The implementation of EU Directive 2001/29 (Copyright Directive) in the laws of the Member States continues to raise many questions, in particular regarding the 'fair compensation' to authors of copyright-protected work for private or non-commercial copies made of their work. A case currently pending before the Court of Justice of the EU, Case C-521/11 Amazon, concerns legal proceedings against the international company by that name which sells, among other things, books, CDs and information storage devices online. Austro-Mechana, an Austrian copyright association, has sued Amazon to pay a 'fair compensation' for the data storage devices (i.e. empty CDs and DVDs, memory cards and MP3 players) that Amazon brought to the Austrian market between 2002 and 2004. The Austrian Supreme Court has raised a number of preliminary questions concerning the extent to which the Austrian implementation of Directive 2001/29 can be regarded as establishing 'fair compensation' in the sense of Article 5(2)(b) of the Directive. This provision determines the following:
'2. Member States may provide for exceptions or limitations to the reproduction right provided for in Article 2 in the following cases: (...)
(b) in respect of reproductions on any medium made by a natural person for private use and for ends that are neither directly nor indirectly commercial, on condition that the rightholders receive fair compensation which takes account of the application or non-application of technological measures referred to in Article 6 to the work or subject-matter concerned;'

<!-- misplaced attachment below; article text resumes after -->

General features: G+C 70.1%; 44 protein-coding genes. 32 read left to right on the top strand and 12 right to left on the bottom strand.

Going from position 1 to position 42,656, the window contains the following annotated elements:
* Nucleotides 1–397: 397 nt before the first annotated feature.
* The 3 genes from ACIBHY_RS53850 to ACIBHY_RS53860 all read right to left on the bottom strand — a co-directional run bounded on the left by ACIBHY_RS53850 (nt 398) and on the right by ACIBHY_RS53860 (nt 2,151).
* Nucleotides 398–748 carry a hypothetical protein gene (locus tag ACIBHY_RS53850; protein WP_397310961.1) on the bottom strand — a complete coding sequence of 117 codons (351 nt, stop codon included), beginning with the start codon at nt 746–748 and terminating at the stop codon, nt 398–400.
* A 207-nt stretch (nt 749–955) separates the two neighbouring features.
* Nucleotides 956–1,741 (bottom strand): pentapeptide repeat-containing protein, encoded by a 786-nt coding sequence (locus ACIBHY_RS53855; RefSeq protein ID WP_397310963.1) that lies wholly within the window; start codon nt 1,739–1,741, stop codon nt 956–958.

Today, Advocate-General Mengozzi delivered his opinion in the case (which is not yet available in English, so I refer to the original Italian text). He concludes that 'fair compensation' in the sense of the Directive is given in case national legislation guarantees that:
(a) the legal subjects indicated in Article 2 of the Directive without distinction have a right to fair compensation, which can only be relied upon by a collective copyright organisation, representative of the various rightholders, against the one who is the first to bring to a national market, for commercial purposes and for consideration, data storage devices meant to reproduce their works;
(b) the national legislative scheme, on the one hand, provides the possibility of a preceding exemption to pay fair compensation for natural and legal persons who may reasonably be considered, on the basis of objective data, to obtain the information carriers for clearly different purposes than those for which fair compensation needs to be paid and, on the other hand, the possibility to retrospectively claim restitution of fair compensation in all cases in which it is demonstrated that the use of the carrier could not have disadvantaged the author of the work.
The Advocate-General, furthermore, holds that it cannot be derived from Directive 2001/29 that there is no right to fair compensation in case a national legislative scheme determines that all revenues are meant to be paid to the authors, half as direct compensation and the other half indirectly. However, the referring national court should assess whether the application of the national measure in fact entails indirect compensation and without discrimination among categories of authors.
Finally, A-G Mengozzi is of the opinion that in case the circumstances entailing a right to fair compensation arise within the territory of a Member State, the Directive does not preclude the payment of compensation in case a similar compensation for bringing the information carriers on the market has already been paid in another Member State. The Member State in which fair compensation has unduly been paid should, however, provide a possibility for restitution.